Once "wrap" meant a piece of fabric used to hide flab on the beach, or an order shouted by a film director. Then Pret A Manger hijacked the wrap and it became a tasteless "Mexican–style" tortilla rolled around a filling designed to appeal to Calista Flockhart–type slimmers – anaemic strips of steamed chicken breast plus a couple of leaves of designer salad.
As Editor at Large (or large editor) I am now partaking of the latest version of the wrap. Because I sat on my backside editing this paper for two years, shunning Pret wraps to stuff myself with bacon sandwiches, I now have to endure wrap mark three in order to deal with cellulite and a flabby rear end.
This 2001 wrap is called something like "ionithermie" – sounds scientific, doesn't it? Bright green mud is smeared over all offending areas of the body, and then electric pads are taped on. Finally you are "wrapped" in damp cloth to hold the whole gunky mess in place. Then electric currents pulsate through your thighs and posterior for half an hour, and you jerk about in mini–convulsions. At last the mud is removed and the beauty therapist generally says something like "Can't you see the difference?"
Of course you can. Your thighs are bright red and slightly quivering. After three of these wraps, I still have a large rear end but I am reliably informed it has been "drained of toxins". At least it was till I ate that bacon sandwich...
Don't blame the architect
This is Architecture Week (to 1 July) and I declare an interest – I am its patron. At the launch party held next to the new Lord Foster–designed Greater London Authority offices by Tower Bridge, the deputy mayor, Nicky Gavron, made a waffly speech about the desirability of London being a "sustainable" city. Instead of celebrating architecture she promoted the aims of the GLA in all their unfocused touchy–feely glory.
Tessa Jowell, our new Secretary of State for Culture, made an impressive public debut with a short contribution celebrating the positive role buildings play in people's lives. Of course, Ms Jowell knows nothing about the labyrinth that is the architecture world, but she is well prepared, having survived many years in politics. Architects are nastier and more duplicitous about each other than even top Tories. It must be lack of patronage plus the cruelty of their competitive system that does it.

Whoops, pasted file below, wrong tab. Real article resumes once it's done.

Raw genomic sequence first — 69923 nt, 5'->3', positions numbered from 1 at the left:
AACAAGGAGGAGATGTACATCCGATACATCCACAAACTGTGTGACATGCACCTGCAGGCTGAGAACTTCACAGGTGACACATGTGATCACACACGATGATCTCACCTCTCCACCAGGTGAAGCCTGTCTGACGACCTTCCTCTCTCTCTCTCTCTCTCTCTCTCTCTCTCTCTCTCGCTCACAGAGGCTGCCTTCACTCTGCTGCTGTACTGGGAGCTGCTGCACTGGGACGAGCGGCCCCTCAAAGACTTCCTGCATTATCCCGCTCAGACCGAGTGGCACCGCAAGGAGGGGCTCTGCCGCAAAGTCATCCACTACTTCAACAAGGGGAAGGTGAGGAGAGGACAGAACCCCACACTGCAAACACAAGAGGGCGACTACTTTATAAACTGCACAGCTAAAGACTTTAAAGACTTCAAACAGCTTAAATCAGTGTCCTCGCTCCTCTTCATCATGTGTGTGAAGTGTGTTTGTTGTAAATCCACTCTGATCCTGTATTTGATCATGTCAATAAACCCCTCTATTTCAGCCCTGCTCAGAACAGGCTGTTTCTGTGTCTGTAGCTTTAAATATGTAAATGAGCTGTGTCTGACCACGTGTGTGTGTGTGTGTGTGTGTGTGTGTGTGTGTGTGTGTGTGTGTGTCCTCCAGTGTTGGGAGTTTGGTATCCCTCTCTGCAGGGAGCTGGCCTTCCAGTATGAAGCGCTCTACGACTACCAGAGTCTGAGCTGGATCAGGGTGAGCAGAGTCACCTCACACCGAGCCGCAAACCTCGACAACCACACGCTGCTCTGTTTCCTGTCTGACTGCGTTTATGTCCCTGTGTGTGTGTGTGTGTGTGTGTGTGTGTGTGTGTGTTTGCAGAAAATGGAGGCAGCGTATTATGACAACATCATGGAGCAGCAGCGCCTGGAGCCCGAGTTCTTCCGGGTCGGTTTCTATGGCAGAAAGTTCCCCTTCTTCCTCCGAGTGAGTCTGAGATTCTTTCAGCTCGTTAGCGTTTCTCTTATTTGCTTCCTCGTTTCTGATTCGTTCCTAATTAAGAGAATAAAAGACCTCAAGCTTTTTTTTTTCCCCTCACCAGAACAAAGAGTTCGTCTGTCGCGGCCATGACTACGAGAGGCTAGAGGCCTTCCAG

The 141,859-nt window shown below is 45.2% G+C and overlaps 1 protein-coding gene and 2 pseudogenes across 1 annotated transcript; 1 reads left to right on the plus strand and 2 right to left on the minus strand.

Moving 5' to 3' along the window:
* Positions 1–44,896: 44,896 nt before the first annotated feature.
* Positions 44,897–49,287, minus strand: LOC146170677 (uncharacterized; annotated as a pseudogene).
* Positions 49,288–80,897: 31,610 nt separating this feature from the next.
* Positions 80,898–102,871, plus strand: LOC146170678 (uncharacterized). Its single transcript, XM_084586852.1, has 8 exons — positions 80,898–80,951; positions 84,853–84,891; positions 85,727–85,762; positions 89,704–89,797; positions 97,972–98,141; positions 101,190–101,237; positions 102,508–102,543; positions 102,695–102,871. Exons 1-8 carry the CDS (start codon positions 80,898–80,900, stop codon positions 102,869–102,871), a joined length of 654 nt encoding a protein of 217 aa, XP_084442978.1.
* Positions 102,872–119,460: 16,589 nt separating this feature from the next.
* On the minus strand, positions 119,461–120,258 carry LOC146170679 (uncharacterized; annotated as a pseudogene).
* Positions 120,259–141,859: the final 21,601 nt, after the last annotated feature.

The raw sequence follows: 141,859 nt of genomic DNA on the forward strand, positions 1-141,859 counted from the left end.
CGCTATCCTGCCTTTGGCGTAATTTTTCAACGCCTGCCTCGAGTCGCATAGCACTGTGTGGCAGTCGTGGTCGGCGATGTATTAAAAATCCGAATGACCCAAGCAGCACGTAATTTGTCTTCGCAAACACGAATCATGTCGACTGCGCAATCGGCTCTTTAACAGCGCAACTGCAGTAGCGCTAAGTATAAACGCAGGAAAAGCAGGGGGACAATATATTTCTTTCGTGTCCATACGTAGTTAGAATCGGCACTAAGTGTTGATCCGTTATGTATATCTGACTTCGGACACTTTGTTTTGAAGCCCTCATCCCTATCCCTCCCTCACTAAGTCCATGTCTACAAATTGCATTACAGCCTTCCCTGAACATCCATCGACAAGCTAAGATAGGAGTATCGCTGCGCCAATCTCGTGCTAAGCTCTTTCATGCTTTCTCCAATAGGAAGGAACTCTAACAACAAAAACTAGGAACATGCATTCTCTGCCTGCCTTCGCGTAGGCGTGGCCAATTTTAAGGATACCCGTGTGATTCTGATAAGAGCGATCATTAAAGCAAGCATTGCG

But don't be deterred by the fact that architects often seem impenetrably locked into their own world. Architecture Week is a real attempt to engage with the public on many levels. You can go on special urban rambles in five cities, or participate in "Architect in the House", in which you buy the services of an architect to suggest improvements in your own home – a complete bargain for a minimum pounds 15 donation to Shelter. Find out more on www.architectureweek.org.uk
At an Arts Council lunch the other day we discussed how architecture might communicate with the public more directly. I think good architects have no trouble producing excellent buildings – but it is the space between them that lets us down. Take a walk from Waterloo station to the Thames, or from London Bridge station to Tower Bridge, and you'll see what I mean – utter urban squalor, conflicting signs, no public toilets, litter bins designed by at least 10 people.
It is at this pedestrian level that most people use our cities, and the sooner Ken Livingstone narrows his focus sufficiently to create harmony on our streets, the better. I spent last weekend walking in Vienna and I came away with the thought that if the 19th century Hapsburgs could create an inner ring road, and a traffic–free city centre, then surely our modern rulers can create a city that is less dirty and more enjoyable. Don't blame architects!Reuse content